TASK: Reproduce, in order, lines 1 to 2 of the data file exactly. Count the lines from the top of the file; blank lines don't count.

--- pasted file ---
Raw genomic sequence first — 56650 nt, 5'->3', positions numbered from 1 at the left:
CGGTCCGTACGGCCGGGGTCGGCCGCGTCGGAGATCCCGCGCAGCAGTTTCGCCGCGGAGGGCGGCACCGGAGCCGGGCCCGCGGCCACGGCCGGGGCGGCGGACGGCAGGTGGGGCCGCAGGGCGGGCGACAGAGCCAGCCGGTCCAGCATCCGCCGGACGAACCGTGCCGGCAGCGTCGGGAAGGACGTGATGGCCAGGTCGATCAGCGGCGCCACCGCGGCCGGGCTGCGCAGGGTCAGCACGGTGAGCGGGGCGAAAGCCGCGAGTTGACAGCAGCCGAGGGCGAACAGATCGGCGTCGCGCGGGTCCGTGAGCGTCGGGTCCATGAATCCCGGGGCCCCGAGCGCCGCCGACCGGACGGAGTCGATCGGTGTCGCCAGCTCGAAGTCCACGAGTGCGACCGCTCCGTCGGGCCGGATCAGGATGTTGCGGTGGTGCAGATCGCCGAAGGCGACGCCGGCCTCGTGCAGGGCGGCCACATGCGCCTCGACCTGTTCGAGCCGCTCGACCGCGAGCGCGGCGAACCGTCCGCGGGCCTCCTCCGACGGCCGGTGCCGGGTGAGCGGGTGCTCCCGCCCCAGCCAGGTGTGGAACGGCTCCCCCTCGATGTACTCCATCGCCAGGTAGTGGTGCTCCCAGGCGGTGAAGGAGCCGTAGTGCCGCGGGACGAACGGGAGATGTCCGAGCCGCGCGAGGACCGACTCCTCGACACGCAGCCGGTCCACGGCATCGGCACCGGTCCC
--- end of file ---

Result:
Raw genomic sequence first — 56650 nt, 5'->3', positions numbered from 1 at the left:
CGGTCCGTACGGCCGGGGTCGGCCGCGTCGGAGATCCCGCGCAGCAGTTTCGCCGCGGAGGGCGGCACCGGAGCCGGGCCCGCGGCCACGGCCGGGGCGGCGGACGGCAGGTGGGGCCGCAGGGCGGGCGACAGAGCCAGCCGGTCCAGCATCCGCCGGACGAACCGTGCCGGCAGCGTCGGGAAGGACGTGATGGCCAGGTCGATCAGCGGCGCCACCGCGGCCGGGCTGCGCAGGGTCAGCACGGTGAGCGGGGCGAAAGCCGCGAGTTGACAGCAGCCGAGGGCGAACAGATCGGCGTCGCGCGGGTCCGTGAGCGTCGGGTCCATGAATCCCGGGGCCCCGAGCGCCGCCGACCGGACGGAGTCGATCGGTGTCGCCAGCTCGAAGTCCACGAGTGCGACCGCTCCGTCGGGCCGGATCAGGATGTTGCGGTGGTGCAGATCGCCGAAGGCGACGCCGGCCTCGTGCAGGGCGGCCACATGCGCCTCGACCTGTTCGAGCCGCTCGACCGCGAGCGCGGCGAACCGTCCGCGGGCCTCCTCCGACGGCCGGTGCCGGGTGAGCGGGTGCTCCCGCCCCAGCCAGGTGTGGAACGGCTCCCCCTCGATGTACTCCATCGCCAGGTAGTGGTGCTCCCAGGCGGTGAAGGAGCCGTAGTGCCGCGGGACGAACGGGAGATGTCCGAGCCGCGCGAGGACCGACTCCTCGACACGCAGCCGGTCCACGGCATCGGCACCGGTCCC